Colors of India
 
Shikara in KashmirPahalgam MountainsKashmir TourismKashmir Tourism
Kashmir Tourism Kashmir Tourism

 
Arrival:*
Duration:
People:
Budget:
Tour Style:
Requirements & Travel Plan:
Your Contact Information
Name:*
E-mail:*
Country:*
Phone:
* Mandatory fields

Contact Us
 
Contact Us
Read on this article to know about the temples of Jammu city.

Jammu Temples

SituateRaghunath Mandir - Jammud in the foothills of the Himalayas, is the place that Raja Jambu Lochan discovered one day along the River Tawi, while he was on a hunting trip. To his surprise, he found that a tiger and a goat stood side-by-side, drinking water from the same place in the Tawi River. He was so struck by this unusual sight that he decided to build a city here where no living creature seemed to bear enmity towards each other. Today, as if in testimony to Raja Jambu Lochan's vision, the city of Jammu has come to be known as the 'City Of Temples'. Innumerable temples and shrines with 'shikhars' soaring into the sky create the ambience of a holy and peaceful city.

Amongst the temples in Jammu, the Raghunath Mandir takes pride of place being situated right in the heart of the city. This temple is situated at the city centre and was built in 1857. This temple consists of seven shrines, each with a tower of its own. It is the largest temple complex in northern India. Though 130 years old, the complex is remarkable for sacred scriptures, one of the richest collections of ancient texts and manuscripts in its library. Its arches, surface and niches are undoubtedly influenced by Mughal architecture while the interiors of the temple are plated with gold. The main sanctuary is dedicated to Vishnu's eighth incarnation and Dogras' patron deity, the Rama. It also houses a Sanskrit Library containing rare Sanskrit manuscripts.

The famous temple of Bawey Wali Mata inside the Bahu Fort attracts pilgrims every Tuesday and Sunday who come here to worship the presiding deity of Jammu while opposite the Bahu Fort, overlooking the River Tawi is a temple dedicated to Mahamaya, a local heroine of Dogras, who lost her life fourteen centuries ago fighting foreign invaders. The present temple of Bawey Wali Mata was built shortly after the coronation of Maharaja Gulab Singh, in 1822. It is also known as the temple of Mahakali and the goddess is considered second only to Mata Vaishno Devi in terms of mystical power. Alongside the same river are the Peer Kho Cave temple, the Panchbakhtar temple and the Ranbireshwar temple dedicated to Lord Shiva with their own legends and specific days of worship. The Ranbireshwar Temple has twelve Shiva 'lingams' of crystal measuring 12" to 18" and galleries with thousands of 'saligrams' fixed on stone slabs.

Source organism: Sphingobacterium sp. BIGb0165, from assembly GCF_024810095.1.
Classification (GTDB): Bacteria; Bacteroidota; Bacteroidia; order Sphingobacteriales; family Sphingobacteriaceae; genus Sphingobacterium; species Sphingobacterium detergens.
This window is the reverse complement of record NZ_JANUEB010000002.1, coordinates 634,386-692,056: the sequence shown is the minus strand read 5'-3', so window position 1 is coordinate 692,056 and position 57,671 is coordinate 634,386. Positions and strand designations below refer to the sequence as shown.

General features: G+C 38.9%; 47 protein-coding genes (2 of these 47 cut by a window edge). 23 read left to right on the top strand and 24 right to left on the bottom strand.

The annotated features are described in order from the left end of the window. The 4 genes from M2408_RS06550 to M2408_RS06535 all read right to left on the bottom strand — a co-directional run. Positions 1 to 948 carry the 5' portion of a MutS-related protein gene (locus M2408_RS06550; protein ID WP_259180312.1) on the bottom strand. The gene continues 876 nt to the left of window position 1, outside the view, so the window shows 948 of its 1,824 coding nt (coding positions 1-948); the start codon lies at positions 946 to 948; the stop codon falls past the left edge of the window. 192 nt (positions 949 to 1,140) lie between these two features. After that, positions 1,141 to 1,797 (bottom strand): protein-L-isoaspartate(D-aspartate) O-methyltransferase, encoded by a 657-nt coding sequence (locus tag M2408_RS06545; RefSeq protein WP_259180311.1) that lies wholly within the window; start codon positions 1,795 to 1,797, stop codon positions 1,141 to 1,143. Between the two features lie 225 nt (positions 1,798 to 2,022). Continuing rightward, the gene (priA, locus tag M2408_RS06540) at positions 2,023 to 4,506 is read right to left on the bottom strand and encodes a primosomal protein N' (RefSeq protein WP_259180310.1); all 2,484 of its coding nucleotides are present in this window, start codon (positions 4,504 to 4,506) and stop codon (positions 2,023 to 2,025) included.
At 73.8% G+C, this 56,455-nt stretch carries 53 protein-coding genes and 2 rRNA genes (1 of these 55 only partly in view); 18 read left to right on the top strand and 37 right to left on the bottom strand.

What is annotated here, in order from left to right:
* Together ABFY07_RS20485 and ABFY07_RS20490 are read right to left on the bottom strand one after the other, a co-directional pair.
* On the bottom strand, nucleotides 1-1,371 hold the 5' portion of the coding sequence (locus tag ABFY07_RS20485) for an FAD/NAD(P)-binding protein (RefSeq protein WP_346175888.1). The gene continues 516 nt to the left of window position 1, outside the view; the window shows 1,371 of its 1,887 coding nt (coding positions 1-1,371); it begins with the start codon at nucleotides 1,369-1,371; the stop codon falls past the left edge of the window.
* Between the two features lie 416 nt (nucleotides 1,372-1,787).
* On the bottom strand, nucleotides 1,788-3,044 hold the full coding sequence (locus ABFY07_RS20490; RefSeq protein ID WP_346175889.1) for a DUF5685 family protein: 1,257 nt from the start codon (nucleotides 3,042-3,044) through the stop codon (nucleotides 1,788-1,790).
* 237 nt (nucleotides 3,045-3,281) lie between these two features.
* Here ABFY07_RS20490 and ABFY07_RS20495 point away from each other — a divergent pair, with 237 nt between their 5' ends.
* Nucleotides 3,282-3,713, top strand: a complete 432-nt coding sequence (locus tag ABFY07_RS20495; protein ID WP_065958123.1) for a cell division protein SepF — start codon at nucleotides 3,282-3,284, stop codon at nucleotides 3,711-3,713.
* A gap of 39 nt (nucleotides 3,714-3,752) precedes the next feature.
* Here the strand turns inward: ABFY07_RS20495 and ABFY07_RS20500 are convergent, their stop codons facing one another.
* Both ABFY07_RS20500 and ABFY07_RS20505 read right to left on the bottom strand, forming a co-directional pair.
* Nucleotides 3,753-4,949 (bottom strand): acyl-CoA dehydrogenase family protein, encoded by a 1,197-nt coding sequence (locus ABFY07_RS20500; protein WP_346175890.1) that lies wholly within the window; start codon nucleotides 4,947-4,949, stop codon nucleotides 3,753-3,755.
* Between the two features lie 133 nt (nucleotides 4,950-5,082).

The Dargah (shrine) of Peer Budhan Ali Shah or Peer Baba is said to protect the people of this city from mishaps and evil spirits. A friend of Guru Gobind Singh, it is said that Peer Baba lived his entire life on milk alone and lived to the age of five hundred and still people from all faiths and religions verate him in equal respect. Peer Mitha was a saint who has a shrine of his own and was a contemporary of Ajaib Dev and Ghareeb Nath, who were famous for their prophecies and miracles. 'Mitha' means 'the sweet one' and the saint was so-called, as the Peer would accept nothing more than a pinch of sugar in offering from his devotees.

Worship of Shakti is prevalent in all parts of Jammu province and the best known of the Shakti shrines is the temple of Vaishno Devi, which holds the same status in Jammu as the Amarnath cave has in Kashmir. 61 km north of Jammu, this cave temple is dedicated to Mahakali, Mahalaxmi and Mahasaraswati, the three mother goddesses of Hinduism. The cave is one of the region's most important pilgrim sites. There is a 13 km track to the cave temple and the ponies, porters and dandies are available from Katra to cave temple in a fixed rate.


Ask Our Experts